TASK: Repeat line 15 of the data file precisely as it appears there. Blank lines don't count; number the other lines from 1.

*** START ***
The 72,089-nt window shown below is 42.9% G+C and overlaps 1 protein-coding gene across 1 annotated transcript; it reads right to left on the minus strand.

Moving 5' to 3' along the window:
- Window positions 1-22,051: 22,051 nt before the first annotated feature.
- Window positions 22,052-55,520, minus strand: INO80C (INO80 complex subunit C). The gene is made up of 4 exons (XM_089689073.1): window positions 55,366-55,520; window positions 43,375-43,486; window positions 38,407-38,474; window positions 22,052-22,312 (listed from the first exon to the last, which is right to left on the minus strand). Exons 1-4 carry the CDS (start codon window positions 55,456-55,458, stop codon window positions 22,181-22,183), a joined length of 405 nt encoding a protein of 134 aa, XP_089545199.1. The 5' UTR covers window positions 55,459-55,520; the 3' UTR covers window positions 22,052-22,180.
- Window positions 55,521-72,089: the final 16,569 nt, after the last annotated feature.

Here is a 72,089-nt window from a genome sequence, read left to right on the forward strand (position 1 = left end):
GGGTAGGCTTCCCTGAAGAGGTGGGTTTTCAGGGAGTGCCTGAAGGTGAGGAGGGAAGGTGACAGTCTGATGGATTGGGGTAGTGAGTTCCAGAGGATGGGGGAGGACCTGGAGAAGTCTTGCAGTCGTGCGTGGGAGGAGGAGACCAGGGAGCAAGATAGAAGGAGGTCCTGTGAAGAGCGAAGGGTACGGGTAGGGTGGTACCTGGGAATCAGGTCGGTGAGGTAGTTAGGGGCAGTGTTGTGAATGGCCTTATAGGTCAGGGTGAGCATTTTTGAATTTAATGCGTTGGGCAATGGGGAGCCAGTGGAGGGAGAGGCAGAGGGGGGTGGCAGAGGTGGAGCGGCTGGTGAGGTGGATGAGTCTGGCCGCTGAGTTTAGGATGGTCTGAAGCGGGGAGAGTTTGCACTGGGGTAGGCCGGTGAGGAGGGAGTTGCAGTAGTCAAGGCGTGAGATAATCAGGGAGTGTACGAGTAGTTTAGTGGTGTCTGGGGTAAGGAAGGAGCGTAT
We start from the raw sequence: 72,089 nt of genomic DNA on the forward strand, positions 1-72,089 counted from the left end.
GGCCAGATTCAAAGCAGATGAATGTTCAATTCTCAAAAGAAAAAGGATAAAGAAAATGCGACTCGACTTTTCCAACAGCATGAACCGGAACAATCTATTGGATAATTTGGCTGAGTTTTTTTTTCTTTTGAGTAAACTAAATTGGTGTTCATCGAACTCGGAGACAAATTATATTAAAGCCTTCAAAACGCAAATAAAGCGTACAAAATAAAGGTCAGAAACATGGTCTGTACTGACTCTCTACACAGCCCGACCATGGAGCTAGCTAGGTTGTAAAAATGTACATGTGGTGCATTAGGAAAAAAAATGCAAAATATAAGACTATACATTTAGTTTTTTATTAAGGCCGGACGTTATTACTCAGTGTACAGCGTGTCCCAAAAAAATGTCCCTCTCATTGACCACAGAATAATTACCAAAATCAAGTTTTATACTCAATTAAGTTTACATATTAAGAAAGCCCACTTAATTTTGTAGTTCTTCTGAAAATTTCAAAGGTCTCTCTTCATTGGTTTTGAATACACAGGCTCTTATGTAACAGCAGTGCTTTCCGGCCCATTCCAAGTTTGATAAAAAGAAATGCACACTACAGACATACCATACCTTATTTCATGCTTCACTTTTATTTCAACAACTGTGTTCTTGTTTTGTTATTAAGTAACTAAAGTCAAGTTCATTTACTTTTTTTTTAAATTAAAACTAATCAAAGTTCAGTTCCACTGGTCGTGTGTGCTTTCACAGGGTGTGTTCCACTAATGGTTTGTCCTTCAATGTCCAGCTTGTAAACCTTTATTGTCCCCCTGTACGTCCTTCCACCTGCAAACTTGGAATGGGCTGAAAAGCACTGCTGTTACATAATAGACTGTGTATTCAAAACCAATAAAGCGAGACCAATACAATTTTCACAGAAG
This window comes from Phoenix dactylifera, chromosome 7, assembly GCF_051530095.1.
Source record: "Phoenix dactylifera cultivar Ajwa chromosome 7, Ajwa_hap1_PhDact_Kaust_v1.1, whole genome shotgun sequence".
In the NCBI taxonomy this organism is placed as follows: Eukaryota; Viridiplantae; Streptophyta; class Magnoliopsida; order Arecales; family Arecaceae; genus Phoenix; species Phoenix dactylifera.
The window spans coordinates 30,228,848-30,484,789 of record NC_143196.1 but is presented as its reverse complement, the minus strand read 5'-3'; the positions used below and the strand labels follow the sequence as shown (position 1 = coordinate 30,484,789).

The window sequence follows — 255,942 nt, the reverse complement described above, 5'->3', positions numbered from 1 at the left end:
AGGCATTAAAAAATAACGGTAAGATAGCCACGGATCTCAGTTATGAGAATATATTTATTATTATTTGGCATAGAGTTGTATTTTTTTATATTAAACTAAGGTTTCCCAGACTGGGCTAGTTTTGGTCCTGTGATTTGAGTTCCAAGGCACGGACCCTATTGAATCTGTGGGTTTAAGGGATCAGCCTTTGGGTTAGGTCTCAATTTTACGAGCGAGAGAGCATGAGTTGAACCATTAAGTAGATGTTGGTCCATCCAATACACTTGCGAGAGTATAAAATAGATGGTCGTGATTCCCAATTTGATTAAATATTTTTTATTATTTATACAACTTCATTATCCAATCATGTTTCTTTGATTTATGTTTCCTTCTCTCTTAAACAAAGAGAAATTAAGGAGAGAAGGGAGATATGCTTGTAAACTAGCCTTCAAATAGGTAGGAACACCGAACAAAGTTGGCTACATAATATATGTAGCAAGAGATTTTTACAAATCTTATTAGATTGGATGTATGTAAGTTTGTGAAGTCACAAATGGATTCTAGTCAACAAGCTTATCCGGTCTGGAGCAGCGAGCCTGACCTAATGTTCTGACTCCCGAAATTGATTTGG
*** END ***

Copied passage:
AGGCATTAAAAAATAACGGTAAGATAGCCACGGATCTCAGTTATGAGAATATATTTATTATTATTTGGCATAGAGTTGTATTTTTTTATATTAAACTAAGGTTTCCCAGACTGGGCTAGTTTTGGTCCTGTGATTTGAGTTCCAAGGCACGGACCCTATTGAATCTGTGGGTTTAAGGGATCAGCCTTTGGGTTAGGTCTCAATTTTACGAGCGAGAGAGCATGAGTTGAACCATTAAGTAGATGTTGGTCCATCCAATACACTTGCGAGAGTATAAAATAGATGGTCGTGATTCCCAATTTGATTAAATATTTTTTATTATTTATACAACTTCATTATCCAATCATGTTTCTTTGATTTATGTTTCCTTCTCTCTTAAACAAAGAGAAATTAAGGAGAGAAGGGAGATATGCTTGTAAACTAGCCTTCAAATAGGTAGGAACACCGAACAAAGTTGGCTACATAATATATGTAGCAAGAGATTTTTACAAATCTTATTAGATTGGATGTATGTAAGTTTGTGAAGTCACAAATGGATTCTAGTCAACAAGCTTATCCGGTCTGGAGCAGCGAGCCTGACCTAATGTTCTGACTCCCGAAATTGATTTGG